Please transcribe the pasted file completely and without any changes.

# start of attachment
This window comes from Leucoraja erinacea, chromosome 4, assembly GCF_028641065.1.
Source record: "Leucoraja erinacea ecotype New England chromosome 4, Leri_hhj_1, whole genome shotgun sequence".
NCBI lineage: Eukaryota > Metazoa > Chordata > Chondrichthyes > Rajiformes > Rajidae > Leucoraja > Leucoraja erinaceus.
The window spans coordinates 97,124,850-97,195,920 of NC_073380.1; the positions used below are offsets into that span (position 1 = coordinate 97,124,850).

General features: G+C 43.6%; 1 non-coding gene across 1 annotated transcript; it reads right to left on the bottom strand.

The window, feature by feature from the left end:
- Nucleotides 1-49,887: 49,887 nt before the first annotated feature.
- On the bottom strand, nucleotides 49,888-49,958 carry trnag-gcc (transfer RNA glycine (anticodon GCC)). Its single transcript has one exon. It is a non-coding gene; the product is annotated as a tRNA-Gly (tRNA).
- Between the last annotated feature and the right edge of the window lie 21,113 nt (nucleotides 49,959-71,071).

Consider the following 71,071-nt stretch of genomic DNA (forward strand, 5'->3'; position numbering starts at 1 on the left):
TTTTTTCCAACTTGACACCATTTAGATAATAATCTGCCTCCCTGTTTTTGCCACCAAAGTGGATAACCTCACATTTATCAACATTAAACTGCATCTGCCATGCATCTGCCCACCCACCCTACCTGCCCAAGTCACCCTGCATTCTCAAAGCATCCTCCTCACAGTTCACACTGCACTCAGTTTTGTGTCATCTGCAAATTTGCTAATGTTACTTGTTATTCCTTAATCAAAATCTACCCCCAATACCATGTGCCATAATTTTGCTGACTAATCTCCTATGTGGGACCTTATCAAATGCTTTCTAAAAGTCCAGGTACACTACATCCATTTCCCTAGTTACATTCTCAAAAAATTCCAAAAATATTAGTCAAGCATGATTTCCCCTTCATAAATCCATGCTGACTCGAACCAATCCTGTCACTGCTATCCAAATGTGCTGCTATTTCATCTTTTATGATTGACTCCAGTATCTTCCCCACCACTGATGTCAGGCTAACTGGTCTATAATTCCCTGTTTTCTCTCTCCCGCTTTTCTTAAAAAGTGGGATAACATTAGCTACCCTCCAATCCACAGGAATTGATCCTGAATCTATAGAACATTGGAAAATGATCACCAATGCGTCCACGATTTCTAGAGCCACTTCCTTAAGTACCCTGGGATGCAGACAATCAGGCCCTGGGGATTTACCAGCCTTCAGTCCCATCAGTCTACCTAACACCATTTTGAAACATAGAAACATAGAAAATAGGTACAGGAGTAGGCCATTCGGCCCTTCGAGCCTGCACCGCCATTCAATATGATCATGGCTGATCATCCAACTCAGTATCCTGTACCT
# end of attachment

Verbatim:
This window comes from Leucoraja erinacea, chromosome 4, assembly GCF_028641065.1.
Source record: "Leucoraja erinacea ecotype New England chromosome 4, Leri_hhj_1, whole genome shotgun sequence".
NCBI lineage: Eukaryota > Metazoa > Chordata > Chondrichthyes > Rajiformes > Rajidae > Leucoraja > Leucoraja erinaceus.
The window spans coordinates 97,124,850-97,195,920 of NC_073380.1; the positions used below are offsets into that span (position 1 = coordinate 97,124,850).

General features: G+C 43.6%; 1 non-coding gene across 1 annotated transcript; it reads right to left on the bottom strand.

The window, feature by feature from the left end:
- Nucleotides 1-49,887: 49,887 nt before the first annotated feature.
- On the bottom strand, nucleotides 49,888-49,958 carry trnag-gcc (transfer RNA glycine (anticodon GCC)). Its single transcript has one exon. It is a non-coding gene; the product is annotated as a tRNA-Gly (tRNA).
- Between the last annotated feature and the right edge of the window lie 21,113 nt (nucleotides 49,959-71,071).

Consider the following 71,071-nt stretch of genomic DNA (forward strand, 5'->3'; position numbering starts at 1 on the left):
TTTTTTCCAACTTGACACCATTTAGATAATAATCTGCCTCCCTGTTTTTGCCACCAAAGTGGATAACCTCACATTTATCAACATTAAACTGCATCTGCCATGCATCTGCCCACCCACCCTACCTGCCCAAGTCACCCTGCATTCTCAAAGCATCCTCCTCACAGTTCACACTGCACTCAGTTTTGTGTCATCTGCAAATTTGCTAATGTTACTTGTTATTCCTTAATCAAAATCTACCCCCAATACCATGTGCCATAATTTTGCTGACTAATCTCCTATGTGGGACCTTATCAAATGCTTTCTAAAAGTCCAGGTACACTACATCCATTTCCCTAGTTACATTCTCAAAAAATTCCAAAAATATTAGTCAAGCATGATTTCCCCTTCATAAATCCATGCTGACTCGAACCAATCCTGTCACTGCTATCCAAATGTGCTGCTATTTCATCTTTTATGATTGACTCCAGTATCTTCCCCACCACTGATGTCAGGCTAACTGGTCTATAATTCCCTGTTTTCTCTCTCCCGCTTTTCTTAAAAAGTGGGATAACATTAGCTACCCTCCAATCCACAGGAATTGATCCTGAATCTATAGAACATTGGAAAATGATCACCAATGCGTCCACGATTTCTAGAGCCACTTCCTTAAGTACCCTGGGATGCAGACAATCAGGCCCTGGGGATTTACCAGCCTTCAGTCCCATCAGTCTACCTAACACCATTTTGAAACATAGAAACATAGAAAATAGGTACAGGAGTAGGCCATTCGGCCCTTCGAGCCTGCACCGCCATTCAATATGATCATGGCTGATCATCCAACTCAGTATCCTGTACCT